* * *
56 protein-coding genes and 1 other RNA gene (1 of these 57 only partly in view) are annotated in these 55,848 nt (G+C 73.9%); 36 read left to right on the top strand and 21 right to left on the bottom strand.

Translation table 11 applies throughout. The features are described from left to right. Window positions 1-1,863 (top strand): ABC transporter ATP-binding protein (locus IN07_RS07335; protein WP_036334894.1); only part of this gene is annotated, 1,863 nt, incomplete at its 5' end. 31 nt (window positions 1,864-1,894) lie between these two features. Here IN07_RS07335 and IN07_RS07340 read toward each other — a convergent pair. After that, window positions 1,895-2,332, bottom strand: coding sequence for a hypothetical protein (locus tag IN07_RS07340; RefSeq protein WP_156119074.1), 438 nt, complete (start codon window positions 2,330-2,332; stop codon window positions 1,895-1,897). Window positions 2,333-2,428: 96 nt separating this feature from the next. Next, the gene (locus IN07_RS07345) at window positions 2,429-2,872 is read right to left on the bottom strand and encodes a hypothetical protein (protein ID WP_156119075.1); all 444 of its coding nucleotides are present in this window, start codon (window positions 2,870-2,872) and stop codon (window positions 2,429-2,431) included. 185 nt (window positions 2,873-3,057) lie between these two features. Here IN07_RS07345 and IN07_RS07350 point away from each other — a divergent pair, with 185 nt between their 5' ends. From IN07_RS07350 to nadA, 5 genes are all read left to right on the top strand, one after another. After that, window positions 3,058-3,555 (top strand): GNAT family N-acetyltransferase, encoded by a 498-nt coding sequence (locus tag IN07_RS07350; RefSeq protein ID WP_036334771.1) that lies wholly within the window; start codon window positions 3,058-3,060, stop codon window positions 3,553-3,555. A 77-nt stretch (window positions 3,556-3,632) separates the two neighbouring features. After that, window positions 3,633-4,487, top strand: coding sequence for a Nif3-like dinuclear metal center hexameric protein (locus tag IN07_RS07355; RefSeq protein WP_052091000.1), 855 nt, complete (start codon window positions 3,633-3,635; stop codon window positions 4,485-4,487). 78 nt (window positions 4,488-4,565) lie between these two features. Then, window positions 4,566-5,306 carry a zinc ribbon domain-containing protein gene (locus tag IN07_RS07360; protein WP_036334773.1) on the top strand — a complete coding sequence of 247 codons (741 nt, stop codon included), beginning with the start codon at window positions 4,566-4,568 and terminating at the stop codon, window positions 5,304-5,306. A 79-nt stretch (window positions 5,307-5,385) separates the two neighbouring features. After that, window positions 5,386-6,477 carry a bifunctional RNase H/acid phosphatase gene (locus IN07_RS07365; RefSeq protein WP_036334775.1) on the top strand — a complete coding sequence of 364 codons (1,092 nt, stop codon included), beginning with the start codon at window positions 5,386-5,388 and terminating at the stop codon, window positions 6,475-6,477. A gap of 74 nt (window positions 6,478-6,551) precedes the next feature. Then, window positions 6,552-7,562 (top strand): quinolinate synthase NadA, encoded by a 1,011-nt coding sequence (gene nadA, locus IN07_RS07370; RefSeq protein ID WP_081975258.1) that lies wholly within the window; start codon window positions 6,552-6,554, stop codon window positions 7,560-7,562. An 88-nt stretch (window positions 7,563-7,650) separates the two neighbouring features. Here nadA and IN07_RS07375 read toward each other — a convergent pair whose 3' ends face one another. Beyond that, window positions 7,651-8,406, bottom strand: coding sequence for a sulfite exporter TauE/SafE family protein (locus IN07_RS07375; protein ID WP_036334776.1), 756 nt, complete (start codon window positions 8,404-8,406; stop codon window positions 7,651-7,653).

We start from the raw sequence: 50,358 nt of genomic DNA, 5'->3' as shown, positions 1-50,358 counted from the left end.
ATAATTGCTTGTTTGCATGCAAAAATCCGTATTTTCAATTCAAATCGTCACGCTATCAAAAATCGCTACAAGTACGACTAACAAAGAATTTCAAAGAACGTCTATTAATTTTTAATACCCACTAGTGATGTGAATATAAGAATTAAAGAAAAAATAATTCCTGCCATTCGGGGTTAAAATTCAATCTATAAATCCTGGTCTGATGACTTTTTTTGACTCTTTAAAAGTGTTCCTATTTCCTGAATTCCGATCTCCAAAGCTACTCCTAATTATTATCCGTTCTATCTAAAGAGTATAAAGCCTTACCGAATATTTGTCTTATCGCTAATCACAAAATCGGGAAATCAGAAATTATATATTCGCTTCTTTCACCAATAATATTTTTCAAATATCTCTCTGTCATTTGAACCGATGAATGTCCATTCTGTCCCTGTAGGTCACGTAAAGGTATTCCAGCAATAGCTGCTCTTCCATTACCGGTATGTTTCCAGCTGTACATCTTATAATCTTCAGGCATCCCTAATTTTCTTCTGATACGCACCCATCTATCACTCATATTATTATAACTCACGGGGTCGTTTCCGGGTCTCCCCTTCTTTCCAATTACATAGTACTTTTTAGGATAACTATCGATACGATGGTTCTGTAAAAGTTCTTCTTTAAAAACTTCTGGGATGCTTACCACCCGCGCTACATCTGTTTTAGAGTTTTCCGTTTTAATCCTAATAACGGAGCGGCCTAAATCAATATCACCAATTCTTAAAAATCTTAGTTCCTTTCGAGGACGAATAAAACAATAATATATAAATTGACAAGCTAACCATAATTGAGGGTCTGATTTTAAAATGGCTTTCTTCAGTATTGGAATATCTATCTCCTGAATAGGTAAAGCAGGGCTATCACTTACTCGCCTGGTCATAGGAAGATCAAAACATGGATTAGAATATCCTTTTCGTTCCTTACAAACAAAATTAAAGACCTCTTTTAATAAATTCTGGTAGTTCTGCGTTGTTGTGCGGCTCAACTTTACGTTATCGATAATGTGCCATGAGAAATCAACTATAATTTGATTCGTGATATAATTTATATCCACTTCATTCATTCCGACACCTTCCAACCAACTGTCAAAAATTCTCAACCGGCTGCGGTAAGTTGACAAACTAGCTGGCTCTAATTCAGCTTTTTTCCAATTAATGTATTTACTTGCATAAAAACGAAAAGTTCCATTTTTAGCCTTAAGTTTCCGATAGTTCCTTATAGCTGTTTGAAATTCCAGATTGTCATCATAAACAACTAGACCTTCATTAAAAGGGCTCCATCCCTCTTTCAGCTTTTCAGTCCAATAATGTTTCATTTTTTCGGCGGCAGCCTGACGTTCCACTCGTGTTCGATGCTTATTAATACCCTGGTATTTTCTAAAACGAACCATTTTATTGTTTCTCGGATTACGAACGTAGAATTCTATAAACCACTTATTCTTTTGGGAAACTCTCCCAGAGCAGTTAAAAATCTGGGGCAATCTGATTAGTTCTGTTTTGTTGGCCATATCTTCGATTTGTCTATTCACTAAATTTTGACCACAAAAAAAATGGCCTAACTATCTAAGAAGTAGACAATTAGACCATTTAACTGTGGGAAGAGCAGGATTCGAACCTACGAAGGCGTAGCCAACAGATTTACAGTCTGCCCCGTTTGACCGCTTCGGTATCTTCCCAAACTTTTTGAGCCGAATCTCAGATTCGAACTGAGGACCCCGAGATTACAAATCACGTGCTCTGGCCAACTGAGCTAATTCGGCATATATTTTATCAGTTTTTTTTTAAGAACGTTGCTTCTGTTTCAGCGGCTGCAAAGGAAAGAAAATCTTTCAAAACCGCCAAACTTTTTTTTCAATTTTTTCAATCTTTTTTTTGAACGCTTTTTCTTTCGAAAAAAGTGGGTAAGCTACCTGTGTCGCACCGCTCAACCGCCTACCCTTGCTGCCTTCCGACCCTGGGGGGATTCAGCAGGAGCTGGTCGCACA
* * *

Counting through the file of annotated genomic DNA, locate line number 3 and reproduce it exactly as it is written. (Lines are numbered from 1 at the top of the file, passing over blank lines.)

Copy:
We start from the raw sequence: 50,358 nt of genomic DNA, 5'->3' as shown, positions 1-50,358 counted from the left end.